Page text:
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A brief intoduction to "muck"

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  • Robert Monie
    Hi Everybody, Zora Hurston made the muck of the Florida Everglades famous in her tragic (and funny) novel Their Eyes Were Watching God. Her hero and
    Message 1 of 1 , Jun 26, 2003
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      Hi Everybody,

      Zora Hurston made the "muck" of the Florida Everglades famous in her tragic (and funny) novel "Their Eyes Were Watching God." Her hero and heroine work in the muck and go through a harrowing hurricane there.

      Soil scientists define muck soil as a saphric organic soil (as opposed to the more usual mineral soil) whose source plant material is so decomposed that the plant sources (stems, leaves, seeds, flowers) can no longer be identified. In other words, the stuff is completely composted and then some!

      The advantage of growing crops in muck is that the muck is well-supplied with organic nutrients. The disadvantage is that muck is likely to subside, which in plain English means "sink," I believe. Apparently sink holes and muck go hand in hand. Structurally, muck is far from stable. You wouldn't want to build a house (or even a Fukuoka hut) on it; the house/hut might dissappear below the ground.

      Muck soils are found throughout south Florida, in the Everglades and in mangrove swamps. Scientists classify muck into many types including plantation muck, dania muck, torry muck, terra ceia muck, lauderhill muck, and pahokee muck.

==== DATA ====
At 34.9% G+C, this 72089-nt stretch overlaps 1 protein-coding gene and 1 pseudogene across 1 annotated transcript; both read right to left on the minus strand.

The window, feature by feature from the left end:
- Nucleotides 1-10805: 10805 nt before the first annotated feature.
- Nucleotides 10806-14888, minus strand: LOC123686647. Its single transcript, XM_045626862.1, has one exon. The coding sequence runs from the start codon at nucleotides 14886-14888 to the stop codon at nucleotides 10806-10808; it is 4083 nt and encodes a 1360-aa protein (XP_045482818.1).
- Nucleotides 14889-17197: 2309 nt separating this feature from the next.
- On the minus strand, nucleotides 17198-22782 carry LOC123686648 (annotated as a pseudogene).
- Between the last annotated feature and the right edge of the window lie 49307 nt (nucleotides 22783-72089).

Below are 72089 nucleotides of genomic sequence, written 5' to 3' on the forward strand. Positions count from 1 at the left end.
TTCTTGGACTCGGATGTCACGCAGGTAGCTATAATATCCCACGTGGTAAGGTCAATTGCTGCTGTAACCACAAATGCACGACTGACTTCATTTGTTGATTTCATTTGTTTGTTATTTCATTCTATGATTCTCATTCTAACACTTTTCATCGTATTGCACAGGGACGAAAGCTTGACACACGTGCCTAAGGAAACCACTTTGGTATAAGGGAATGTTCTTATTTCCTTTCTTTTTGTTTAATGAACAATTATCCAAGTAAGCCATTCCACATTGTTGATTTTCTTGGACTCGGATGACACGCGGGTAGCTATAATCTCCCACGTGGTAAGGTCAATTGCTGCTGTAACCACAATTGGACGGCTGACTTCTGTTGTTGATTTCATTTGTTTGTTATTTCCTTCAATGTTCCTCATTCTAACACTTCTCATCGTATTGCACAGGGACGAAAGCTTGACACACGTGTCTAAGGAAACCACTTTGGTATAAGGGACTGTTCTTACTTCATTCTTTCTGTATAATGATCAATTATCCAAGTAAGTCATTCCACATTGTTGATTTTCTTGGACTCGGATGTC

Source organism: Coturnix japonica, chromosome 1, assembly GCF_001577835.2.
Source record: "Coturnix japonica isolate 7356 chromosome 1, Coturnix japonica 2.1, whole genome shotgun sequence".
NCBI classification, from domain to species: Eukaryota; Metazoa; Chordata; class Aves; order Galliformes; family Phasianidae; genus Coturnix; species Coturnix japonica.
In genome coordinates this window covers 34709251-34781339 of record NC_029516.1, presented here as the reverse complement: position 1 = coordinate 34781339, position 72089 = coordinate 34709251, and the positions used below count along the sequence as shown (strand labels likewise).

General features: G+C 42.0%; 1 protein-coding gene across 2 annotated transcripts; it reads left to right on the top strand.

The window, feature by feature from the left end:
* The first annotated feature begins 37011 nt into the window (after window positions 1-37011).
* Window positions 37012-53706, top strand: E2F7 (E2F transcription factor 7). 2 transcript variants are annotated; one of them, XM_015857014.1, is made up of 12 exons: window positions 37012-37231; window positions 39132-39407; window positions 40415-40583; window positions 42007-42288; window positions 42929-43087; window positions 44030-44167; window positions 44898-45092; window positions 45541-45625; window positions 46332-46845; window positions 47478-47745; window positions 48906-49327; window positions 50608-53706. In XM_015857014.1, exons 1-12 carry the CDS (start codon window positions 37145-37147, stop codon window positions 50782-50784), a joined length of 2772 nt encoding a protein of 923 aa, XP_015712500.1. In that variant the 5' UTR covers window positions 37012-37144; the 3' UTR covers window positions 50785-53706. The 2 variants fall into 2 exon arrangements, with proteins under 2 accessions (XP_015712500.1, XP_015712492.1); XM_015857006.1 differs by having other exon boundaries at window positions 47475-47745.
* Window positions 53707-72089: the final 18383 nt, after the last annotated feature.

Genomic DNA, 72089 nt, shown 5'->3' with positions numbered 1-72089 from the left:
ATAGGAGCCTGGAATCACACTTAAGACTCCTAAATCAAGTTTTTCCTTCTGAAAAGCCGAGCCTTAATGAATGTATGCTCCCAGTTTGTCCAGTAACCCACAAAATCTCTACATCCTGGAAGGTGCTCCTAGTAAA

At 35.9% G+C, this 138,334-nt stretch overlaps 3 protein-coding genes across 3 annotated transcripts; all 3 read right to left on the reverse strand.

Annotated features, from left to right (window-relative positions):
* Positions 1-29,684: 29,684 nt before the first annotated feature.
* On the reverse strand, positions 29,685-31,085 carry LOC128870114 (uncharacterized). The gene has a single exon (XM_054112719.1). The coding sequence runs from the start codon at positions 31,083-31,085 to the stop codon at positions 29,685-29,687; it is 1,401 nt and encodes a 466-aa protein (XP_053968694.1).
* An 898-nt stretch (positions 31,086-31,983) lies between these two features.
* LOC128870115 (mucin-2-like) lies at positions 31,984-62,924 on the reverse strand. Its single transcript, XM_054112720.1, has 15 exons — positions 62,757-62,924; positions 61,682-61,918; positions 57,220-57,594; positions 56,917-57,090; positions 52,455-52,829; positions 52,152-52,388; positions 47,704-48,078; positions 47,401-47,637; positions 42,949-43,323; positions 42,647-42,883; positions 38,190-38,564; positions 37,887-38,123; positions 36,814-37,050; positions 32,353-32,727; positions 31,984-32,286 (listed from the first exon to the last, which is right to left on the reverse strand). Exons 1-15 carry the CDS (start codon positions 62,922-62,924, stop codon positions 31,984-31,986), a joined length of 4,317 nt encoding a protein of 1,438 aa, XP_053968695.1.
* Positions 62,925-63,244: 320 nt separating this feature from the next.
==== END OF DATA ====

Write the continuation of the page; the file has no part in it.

Muck is interesting not only because it is nature's own compost field but because of its origins. Much of the Florida Everglades muck appears to have been formed from vast fields of wild grasses. Grasses are an ecological system quite distinct from either Robert Hart's forest gardens or Fukuoka's legume cover crops, grain and straw system. Wild grains spring naturally from grass beds but grow reluctantly or not at all in forest systems. Huge stands of grains are compatable with grasses (such as beta blue),and our remote (American) ancestors may have bred the grains we eat today right out of the wild stands that grew in the grasses. The prairie system that supports our "bread belt" in America may have descended from a similar system which, unlike the muck in the Everglades, did not decay.

      If anyone on this list has experience growing anything in the south Florida muck, please let us know. The more ecological systems we explore, the better off we are.

      Bob Monie, on the Mississippi Delta

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